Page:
In our Review (1), we advocated setting targets for reducing antibiotic-use. Moran proposes a role for marginal-abatement-cost-curves (MACC), sometimes used to rank the relative costs of interventions to reduce CO2-emissions. Moran argues that MACCs could assist AMR priority-setting by illuminating the relative costs of mitigating antibiotic-use in different sectors, e.g. humans versus animals. We agree that MACC-based approaches are worth exploring. However, we would highlight some AMR-specific challenges to using MACCs, beyond the well-documented challenges in the climate-policy context (2). In comparing two interventions A and B for reducing CO2-emissions, a MACC graphically depicts the respective costs of A and B for reducing a ton of CO2, and the number of tons of CO2 the interventions would each reduce. However, as highlighted in our Review, there is no fully satisfactory common unit of antibiotic quantity in the way that there is for a ton of carbon. Antibiotics differ in the extent, and type, of resistance they contribute to, with varied clinical implications. A convincing common unit, in terms of antibiotic-use or AMR, would need to be developed before MACCs could go beyond comparing quite limited sets of interventions. It would also be important that MACCs for ranking antibiotic-conservation interventions capture health and broader welfare costs (and benefits) from reduced antibiotic use. Ultimately, developing convincing MACCs may prove little easier, and less i...

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    Competing Interests: None declared.
  • RE: Managing antimicrobial resistance: the contribution of economics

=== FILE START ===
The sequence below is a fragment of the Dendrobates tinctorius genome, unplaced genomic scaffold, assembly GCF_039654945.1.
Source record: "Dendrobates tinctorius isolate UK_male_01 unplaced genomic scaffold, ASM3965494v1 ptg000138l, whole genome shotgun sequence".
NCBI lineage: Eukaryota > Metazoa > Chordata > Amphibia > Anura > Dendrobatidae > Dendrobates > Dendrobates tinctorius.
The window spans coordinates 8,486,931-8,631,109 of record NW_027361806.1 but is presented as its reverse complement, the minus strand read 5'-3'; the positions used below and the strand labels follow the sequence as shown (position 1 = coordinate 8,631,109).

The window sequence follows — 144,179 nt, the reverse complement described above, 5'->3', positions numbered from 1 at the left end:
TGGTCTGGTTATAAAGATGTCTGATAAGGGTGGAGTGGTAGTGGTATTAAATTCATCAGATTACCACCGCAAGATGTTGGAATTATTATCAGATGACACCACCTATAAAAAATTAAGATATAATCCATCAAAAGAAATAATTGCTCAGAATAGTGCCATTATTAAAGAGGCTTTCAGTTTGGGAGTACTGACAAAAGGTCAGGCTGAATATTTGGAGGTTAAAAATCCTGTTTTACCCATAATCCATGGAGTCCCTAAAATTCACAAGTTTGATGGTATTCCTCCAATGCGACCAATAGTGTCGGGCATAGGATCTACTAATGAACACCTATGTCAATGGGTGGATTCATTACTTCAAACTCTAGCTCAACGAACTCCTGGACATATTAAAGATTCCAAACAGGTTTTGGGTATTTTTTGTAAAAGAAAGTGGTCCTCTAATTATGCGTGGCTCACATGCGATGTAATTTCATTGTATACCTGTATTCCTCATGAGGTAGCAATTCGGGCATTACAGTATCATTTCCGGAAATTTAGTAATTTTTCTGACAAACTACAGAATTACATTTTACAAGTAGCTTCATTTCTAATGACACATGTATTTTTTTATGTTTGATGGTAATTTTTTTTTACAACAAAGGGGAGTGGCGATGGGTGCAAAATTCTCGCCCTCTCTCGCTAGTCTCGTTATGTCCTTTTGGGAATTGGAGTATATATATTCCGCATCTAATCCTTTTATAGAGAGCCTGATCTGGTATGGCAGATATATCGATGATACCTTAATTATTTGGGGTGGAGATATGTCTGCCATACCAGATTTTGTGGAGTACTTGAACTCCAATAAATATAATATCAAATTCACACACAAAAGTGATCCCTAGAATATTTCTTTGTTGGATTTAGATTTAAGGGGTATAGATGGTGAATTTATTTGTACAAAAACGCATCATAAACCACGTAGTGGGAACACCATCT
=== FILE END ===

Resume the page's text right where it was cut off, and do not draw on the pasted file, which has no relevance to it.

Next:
• Dominic Moran, Professor of Agricultural & Resource Economics, THE UNIVERSITY OF EDINBURGH

    Roope et al., Science 364, 41 consider the similar challenges and possible links between antimicrobial resistance (AMR) and managing greenhouse gas (GHG) emissions, highlighting uncertainties that handicap valuation of future damages, and the absence of any metric similar to the carbon price to facilitate cost-benefit analysis (CBA) of AMR. They conclude that it may be preferable to set targets for antimicrobial use rather than waiting for information that might improve CBA. It is a curious oversight that they do not then explore how such targets (or caps) have been developed in the context of climate mitigation policy, nor implications of a similar approach for economists considering the AMR challenge.
    Conceptualised as diffuse pollutants, AMR and GHGs share similar properties. A decade ago, there was much uncertainty around GHG abatement measures, and a limited sense of the relative cost of avoiding a tonne of carbon dioxide equivalent emission. To advance policy, some governments developed a rational approach to the problem using marginal abatement cost curves based on environmental economics and the theory of optimal pollution abatement. These ranked cost competitive interventions, and, by facilitating comparison of marginal abatement costs across sectors, they provided a basis for estimating sector specific carbon budgets (1). We are currently in a similar position with AMR and apparently know little about the relative costs of mitigating AM use across huma...

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    Competing Interests: None declared.